Chopin was born in Żelazowa Wola, a village in the Duchy of Warsaw. His mother was Polish, and his father was a French immigrant to Poland. A renowned child prodigy pianist and composer, Chopin grew up in Warsaw and completed his musical education there. Following Russia’s suppression of the Polish Uprising in November 1830, he settled in Paris and became part of the Great Emigration. He never returned to his homeland. Regardless of that, Chopin was an ardent and deeply emotional Polish patriot. His celebrity in the mid-19th century did much to help put the Polish claim to statehood on the map. His role in public diplomacy for his country has remained unsurpassed to this very day. Who knows what could have been if Poland had existed when Chopin did – after all, not many other countries have elected a composer and New York resident to the position of prime minister and minister of foreign affairs, as Poland did with Ignacy Jan Paderewski in 1919. According to Chopin’s last wish, his heart was smuggled by his sister Ludwika into Russian-occupied Poland and buried in Warsaw’s Holy Cross Church.
The vast majority of Chopin's works are for piano solo, though he also wrote two piano concertos, a few chamber pieces and some songs to Polish lyrics. His piano works are often technically demanding, with an emphasis on nuance and expressive depth. Chopin invented the instrumental ballade and made major innovations to the piano sonata, mazurka, waltz, nocturne, polonaise, étude, impromptu, scherzo and prélude.
One could not hope to describe him better than our fellow compatriot Arthur Rubinstein did:
“Chopin was a genius of universal appeal. His music conquers the most diverse audiences. When the first notes of Chopin sound through the concert hall there is a happy sigh of recognition. All over the world men and women know his music. They love it. They are moved by it. Yet it is not "Romantic music" in the Byronic sense. It does not tell stories or paint pictures. It is expressive and personal, but still a pure art. Even in this abstract atomic age, where emotion is not fashionable, Chopin endures. His music is the universal language of human communication.”
There are, of course, numerous Chopin piano competitions around the globe – and ours is not even among the more important ones. There is the International Chopin Piano Competition held every five years in Warsaw. It is one of very few major international competitions devoted solely to the works of a single composer. There is an Australian biennial Chopin Piano Competition in Canberra. The Kosciuszko Foundation here in New York holds an annual competition. There is a National Chopin Piano Competition of the United States, a Canadian Chopin Festival, one in Moscow, Malaysia, Abu Dhabi, Singapore, and a substantial number of others in many countries, not to mention in almost every self-respecting Polish town. There are even Chopin Piano Competitions held on YouTube now that are judged by popular vote. And since there is no copyright on what undoubtedly has become one of the greatest Polish brands of all, we think that all this only goes to show the vibrancy of global interest in Chopin on one side, and in piano virtuosi on the other.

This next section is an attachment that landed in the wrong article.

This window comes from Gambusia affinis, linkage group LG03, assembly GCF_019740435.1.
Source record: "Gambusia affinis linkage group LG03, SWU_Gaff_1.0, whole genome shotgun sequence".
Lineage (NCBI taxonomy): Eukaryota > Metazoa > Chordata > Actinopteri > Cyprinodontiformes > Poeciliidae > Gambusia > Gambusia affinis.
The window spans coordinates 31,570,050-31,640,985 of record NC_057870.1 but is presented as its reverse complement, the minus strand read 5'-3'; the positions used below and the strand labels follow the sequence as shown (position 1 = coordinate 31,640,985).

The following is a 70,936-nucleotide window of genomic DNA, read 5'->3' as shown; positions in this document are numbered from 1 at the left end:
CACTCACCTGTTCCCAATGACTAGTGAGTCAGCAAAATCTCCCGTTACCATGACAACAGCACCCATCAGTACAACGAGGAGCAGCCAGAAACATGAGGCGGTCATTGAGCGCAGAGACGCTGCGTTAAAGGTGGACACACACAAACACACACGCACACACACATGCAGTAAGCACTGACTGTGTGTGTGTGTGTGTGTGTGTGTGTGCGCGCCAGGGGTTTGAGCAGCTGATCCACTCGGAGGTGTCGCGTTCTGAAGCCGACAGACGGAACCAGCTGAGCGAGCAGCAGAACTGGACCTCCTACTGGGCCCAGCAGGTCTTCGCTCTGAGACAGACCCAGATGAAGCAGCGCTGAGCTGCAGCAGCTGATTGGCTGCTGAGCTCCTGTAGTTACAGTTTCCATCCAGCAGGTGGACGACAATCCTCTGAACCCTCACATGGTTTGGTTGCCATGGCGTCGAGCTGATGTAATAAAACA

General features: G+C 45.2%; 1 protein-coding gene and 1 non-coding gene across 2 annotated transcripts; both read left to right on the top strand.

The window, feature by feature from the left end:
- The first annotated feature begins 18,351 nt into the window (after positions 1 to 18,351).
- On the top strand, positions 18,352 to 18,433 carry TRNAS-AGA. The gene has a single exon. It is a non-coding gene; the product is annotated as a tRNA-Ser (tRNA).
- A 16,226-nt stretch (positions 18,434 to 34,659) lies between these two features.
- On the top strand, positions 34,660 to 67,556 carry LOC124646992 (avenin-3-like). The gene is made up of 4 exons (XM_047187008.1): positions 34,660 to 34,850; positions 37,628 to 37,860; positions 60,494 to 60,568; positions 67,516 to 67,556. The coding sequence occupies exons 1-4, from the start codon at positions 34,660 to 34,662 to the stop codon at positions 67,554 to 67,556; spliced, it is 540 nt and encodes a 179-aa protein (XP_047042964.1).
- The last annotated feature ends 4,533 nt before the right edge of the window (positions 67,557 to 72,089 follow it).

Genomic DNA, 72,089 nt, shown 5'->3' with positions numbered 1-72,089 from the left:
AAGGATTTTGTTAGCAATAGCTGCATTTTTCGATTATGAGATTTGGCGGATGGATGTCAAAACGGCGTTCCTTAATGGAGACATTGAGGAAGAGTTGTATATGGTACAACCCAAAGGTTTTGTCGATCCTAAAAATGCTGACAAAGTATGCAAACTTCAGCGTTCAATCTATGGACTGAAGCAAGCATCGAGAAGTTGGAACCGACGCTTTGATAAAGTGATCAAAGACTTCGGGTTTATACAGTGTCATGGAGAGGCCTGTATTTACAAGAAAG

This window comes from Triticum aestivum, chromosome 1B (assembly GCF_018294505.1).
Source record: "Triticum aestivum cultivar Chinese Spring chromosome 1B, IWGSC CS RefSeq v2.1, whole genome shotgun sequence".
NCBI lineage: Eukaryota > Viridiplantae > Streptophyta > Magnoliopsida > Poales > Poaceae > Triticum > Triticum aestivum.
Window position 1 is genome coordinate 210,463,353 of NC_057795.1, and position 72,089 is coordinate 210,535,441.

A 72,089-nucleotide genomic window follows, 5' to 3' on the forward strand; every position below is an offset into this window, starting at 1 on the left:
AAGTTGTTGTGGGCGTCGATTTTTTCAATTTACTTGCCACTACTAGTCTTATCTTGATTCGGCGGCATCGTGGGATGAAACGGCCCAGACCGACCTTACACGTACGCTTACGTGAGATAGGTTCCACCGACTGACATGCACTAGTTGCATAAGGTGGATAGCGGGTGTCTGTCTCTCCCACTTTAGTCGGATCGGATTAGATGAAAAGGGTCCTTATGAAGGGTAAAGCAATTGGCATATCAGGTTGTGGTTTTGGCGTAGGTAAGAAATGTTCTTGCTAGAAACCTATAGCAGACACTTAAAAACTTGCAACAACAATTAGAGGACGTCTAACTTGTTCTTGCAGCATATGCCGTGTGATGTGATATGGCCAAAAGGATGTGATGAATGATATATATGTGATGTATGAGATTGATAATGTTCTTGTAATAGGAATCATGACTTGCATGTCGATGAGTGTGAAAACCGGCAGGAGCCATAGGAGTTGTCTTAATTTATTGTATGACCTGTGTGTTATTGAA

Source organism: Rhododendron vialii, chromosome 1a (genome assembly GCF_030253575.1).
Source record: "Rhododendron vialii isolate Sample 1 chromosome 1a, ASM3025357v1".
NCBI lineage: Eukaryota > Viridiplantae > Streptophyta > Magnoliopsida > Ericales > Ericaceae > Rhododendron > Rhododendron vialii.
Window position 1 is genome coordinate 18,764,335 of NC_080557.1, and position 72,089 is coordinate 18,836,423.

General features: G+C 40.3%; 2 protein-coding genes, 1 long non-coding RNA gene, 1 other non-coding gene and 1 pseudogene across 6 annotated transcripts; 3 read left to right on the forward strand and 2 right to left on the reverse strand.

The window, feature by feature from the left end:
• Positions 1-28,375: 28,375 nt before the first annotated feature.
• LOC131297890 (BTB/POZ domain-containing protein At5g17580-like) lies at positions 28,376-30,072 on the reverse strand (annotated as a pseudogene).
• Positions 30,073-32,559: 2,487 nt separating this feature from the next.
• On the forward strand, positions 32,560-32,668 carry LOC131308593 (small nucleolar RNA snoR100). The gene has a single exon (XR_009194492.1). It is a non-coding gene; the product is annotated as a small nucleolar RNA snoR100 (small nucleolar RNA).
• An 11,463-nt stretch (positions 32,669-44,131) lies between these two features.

The Polish Student Society at Columbia and Barnard has established its tradition of holding an annual competition on campus not for some overwhelming need for a “me too” event, but because we realized that our campus is, indeed, a microcosm of fantastic international diversity and very serious talent. American national universities have, in fact, become the gold standard of higher education globally. As a consequence, many of the most accomplished students from the world’s most ambitious nations come to receive their education there. While this does not make it easy for the rest of us, it is why everyone is ultimately here: to study with the best and learn from the best. As one can hear in the traditional commencement speeches every year, a substantial part of our educational experience is owed to our fellow students. Their often unbelievable accomplishments and multitude of interests make our campus a universe of ideas, initiatives, and a veritable marketplace of human talent.
And grooming emerging talent is every university’s stock-in-trade: although we are no school of music, we are a school of thought and a meeting ground of many cultures and ideas, of a great depth and breadth of style and creativity. In our Annual Chopin Piano Competition we provide an opportunity for just that: to showcase talent.
The winners of the competition were as follows:
1st place: Wei-Li Suen - Nocturne in E Major, Op.62/2
2nd place: Natalie Jung - Nocturne No. 8 in D flat Major, Op. 27/2
3rd place: Dean Deng - Scherzo No. 1, Op. 20
It is our sincere wish to thank again our kind sponsors for their assistance in this event. Our gratitude goes to the East Central European Center for the prizes to the winning contestants. The event was sponsored in part by the Arts Initiative at Columbia University, made possible through a generous gift from The Gatsby Charitable Foundation.
President, Polish Student Society at Columbia University and Barnard College